Anderson and Gore have shown that rigid-body motion of a scanned subject during the diffusion sensitizing gradients will introduce a linear phase term in image space (4). While this phase term yields no consequences in single-shot EPI, this phase error is a more severe problem in an interleaved acquisition because the motion-induced phase accrual can be different from interleaf to interleaf. As a result, spatially dependent signal cancellation can occur in the image, causing severe artifacts. Therefore, motion-induced phase errors must be removed before combining all the interleaves.

In the scheme outlined in Fig. 3, the phase error is estimated from individual VD spiral interleaves using a low-resolution image, which can be reconstructed using the center portion of k-space. A Gaussian window function is applied before the Fourier transformation in order to reduce ringing effects. Since the center of k-space is oversampled, for each interleaf a low-resolution image can be reconstructed without aliasing artifacts. The low-resolution phase is then removed from the aliased high-resolution image. This phase correction procedure can be iterated several times until no significant change in the phase is observed from iteration to iteration. In our study, we found satisfying convergence after two iterations.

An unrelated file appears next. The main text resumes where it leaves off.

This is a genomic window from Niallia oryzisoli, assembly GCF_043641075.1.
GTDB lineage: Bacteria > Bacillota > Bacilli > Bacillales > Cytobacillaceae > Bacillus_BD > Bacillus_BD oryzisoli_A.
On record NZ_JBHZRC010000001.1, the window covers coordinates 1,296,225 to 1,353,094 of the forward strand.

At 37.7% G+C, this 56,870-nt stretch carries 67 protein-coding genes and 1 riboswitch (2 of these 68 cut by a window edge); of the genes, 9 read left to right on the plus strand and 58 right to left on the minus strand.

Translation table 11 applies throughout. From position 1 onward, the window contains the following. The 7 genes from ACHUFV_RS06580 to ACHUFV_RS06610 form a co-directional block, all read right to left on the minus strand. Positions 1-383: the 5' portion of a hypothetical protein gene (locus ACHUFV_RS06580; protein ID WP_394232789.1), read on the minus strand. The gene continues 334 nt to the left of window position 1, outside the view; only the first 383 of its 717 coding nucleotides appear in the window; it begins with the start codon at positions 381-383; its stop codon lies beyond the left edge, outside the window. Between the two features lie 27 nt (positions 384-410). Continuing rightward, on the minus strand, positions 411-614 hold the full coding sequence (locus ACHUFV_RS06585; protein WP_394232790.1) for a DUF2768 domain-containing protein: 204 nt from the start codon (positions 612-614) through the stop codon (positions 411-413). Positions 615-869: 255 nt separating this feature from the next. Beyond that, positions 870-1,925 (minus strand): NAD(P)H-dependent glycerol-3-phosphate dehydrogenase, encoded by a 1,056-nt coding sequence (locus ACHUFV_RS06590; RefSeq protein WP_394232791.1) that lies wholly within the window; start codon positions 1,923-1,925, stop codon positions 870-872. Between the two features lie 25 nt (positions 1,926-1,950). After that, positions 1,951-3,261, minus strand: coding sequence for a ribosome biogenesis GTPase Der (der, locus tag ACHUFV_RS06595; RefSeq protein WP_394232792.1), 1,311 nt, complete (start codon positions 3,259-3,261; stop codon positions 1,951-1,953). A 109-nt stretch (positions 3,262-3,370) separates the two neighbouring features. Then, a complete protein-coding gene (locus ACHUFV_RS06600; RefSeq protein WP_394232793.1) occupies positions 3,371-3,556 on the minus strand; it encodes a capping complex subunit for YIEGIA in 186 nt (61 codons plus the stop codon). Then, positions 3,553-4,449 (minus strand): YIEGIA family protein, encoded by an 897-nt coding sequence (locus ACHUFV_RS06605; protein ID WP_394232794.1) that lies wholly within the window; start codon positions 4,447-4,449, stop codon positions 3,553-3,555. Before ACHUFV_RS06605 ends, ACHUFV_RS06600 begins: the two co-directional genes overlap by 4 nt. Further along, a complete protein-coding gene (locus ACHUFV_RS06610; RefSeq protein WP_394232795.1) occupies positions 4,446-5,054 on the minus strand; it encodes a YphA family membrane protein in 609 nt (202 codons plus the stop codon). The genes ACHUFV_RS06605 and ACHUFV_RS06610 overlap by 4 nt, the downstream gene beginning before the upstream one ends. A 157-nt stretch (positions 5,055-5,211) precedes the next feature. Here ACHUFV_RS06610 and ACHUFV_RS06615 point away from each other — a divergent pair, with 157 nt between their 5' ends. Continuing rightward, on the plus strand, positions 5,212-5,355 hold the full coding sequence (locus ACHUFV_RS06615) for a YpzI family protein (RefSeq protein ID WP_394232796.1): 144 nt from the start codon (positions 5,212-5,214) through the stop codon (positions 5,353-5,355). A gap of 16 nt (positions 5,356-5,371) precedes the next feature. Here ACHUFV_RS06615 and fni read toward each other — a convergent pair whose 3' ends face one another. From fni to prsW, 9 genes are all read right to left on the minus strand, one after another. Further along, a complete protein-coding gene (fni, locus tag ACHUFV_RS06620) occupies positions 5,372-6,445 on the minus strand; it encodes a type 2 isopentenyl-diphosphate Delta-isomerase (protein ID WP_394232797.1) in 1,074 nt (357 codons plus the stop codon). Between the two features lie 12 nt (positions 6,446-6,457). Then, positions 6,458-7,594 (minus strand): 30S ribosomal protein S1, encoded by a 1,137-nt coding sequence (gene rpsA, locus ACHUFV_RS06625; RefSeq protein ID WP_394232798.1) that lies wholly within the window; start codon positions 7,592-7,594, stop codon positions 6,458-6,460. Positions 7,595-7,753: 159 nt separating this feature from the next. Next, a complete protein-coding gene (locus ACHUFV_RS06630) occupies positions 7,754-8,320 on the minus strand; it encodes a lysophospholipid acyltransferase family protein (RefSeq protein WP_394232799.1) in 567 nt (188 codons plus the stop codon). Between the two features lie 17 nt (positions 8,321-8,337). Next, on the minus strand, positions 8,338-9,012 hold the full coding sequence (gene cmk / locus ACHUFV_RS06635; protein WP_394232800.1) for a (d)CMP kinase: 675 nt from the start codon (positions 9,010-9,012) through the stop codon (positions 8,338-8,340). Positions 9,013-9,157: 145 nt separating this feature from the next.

As described by both Anderson and Gore and Butts et al., motion-induced phase accrual causes the readout trajectory to usually deviate from the intended pathway and not start from the origin of k-space. By correcting the phase in the image space, this displacement in k-space can be corrected. As illustrated in Fig. 4, the corrected k-space data after two iterations show that after correction: (1) the peak of the signal is brought back to the origin of k-space (Fig. 4b and c) and (2) the signal loss in the reconstructed images is also restored (Fig. 4e and f). The image-based phase correction also corrects the nonlinear phase that exists in the low resolution phase estimate (17). Nonlinear phase includes, for example, the phase of the object itself. Nonlinear phase correction in image space results in more than just a simple shift k-space. For example, the intensity of the k-space data can be modified after phase correction (Fig. 4a–c). Alternatively, one can correct solely for the linear phase by extracting a linear phase term from the low-resolution image (7). However, Miller and Pauly show that nonlinear phase correction can further restore signal loss and improve image quality, since nonlinear phase in diffusion-weighted images can arise from nonrigid motion (17).